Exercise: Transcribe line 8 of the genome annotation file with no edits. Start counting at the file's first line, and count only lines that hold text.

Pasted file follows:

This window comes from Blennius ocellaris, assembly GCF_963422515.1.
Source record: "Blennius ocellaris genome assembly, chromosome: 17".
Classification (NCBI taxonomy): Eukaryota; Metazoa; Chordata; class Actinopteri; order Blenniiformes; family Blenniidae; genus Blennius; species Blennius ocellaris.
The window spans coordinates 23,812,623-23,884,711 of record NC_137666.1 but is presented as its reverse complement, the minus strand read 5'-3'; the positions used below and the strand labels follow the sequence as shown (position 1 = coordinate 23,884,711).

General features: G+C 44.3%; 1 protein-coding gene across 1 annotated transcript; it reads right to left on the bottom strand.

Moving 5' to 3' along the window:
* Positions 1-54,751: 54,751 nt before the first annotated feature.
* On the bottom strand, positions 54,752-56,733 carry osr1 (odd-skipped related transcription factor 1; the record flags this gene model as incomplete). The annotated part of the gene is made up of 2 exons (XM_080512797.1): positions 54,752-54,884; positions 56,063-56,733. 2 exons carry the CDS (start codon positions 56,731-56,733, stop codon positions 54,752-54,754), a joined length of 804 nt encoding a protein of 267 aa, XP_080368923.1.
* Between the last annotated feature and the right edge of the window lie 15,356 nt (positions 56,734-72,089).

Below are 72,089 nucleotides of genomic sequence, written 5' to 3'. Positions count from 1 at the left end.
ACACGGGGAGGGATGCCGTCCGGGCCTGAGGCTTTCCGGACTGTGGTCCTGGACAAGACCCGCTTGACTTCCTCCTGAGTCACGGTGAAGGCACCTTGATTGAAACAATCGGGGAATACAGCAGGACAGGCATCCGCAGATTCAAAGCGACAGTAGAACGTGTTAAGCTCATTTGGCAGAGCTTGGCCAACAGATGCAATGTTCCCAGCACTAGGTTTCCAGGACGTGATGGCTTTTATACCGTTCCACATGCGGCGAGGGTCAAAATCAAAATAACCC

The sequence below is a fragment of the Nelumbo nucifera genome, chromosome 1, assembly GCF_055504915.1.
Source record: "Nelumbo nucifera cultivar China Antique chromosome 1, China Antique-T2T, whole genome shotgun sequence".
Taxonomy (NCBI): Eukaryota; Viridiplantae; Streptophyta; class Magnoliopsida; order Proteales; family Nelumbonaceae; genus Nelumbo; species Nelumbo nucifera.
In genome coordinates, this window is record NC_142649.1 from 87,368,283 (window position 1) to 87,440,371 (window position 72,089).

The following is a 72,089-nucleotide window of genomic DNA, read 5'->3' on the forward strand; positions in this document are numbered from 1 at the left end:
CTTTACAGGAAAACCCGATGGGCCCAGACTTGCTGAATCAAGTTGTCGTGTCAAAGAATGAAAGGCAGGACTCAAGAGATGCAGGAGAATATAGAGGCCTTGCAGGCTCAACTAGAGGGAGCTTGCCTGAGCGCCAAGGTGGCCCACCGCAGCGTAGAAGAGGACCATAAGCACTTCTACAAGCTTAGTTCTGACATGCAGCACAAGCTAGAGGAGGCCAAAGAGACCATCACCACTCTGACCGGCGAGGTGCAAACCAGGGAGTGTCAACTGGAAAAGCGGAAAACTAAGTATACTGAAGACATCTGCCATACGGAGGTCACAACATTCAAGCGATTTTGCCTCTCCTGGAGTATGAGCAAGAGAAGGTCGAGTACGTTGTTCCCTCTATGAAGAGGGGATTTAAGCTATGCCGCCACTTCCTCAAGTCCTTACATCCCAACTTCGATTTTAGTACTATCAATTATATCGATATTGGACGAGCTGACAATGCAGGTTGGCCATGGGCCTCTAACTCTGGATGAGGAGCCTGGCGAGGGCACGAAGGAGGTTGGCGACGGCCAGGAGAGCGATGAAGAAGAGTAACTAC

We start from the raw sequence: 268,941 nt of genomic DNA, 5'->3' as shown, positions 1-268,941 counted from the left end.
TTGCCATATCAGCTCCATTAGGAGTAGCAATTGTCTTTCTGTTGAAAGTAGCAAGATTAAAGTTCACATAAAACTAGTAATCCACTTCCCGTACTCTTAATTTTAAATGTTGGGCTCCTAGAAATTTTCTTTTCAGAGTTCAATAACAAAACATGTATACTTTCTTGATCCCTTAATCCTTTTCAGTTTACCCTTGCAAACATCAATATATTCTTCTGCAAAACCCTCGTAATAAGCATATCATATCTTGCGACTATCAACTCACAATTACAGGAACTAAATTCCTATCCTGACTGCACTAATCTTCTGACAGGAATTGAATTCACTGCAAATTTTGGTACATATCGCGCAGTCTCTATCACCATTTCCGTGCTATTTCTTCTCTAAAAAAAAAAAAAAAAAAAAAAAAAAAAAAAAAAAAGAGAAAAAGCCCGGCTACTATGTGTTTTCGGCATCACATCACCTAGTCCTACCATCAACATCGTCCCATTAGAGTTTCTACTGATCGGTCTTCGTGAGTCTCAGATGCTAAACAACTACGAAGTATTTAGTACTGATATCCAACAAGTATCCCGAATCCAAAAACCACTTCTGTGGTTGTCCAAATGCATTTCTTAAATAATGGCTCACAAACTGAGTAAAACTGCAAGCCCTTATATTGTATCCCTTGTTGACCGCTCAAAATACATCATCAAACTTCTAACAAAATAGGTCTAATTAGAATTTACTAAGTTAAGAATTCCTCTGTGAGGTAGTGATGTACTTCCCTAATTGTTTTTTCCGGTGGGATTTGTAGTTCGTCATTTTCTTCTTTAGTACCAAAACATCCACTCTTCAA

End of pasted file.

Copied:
* On the bottom strand, positions 54,752-56,733 carry osr1 (odd-skipped related transcription factor 1; the record flags this gene model as incomplete). The annotated part of the gene is made up of 2 exons (XM_080512797.1): positions 54,752-54,884; positions 56,063-56,733. 2 exons carry the CDS (start codon positions 56,731-56,733, stop codon positions 54,752-54,754), a joined length of 804 nt encoding a protein of 267 aa, XP_080368923.1.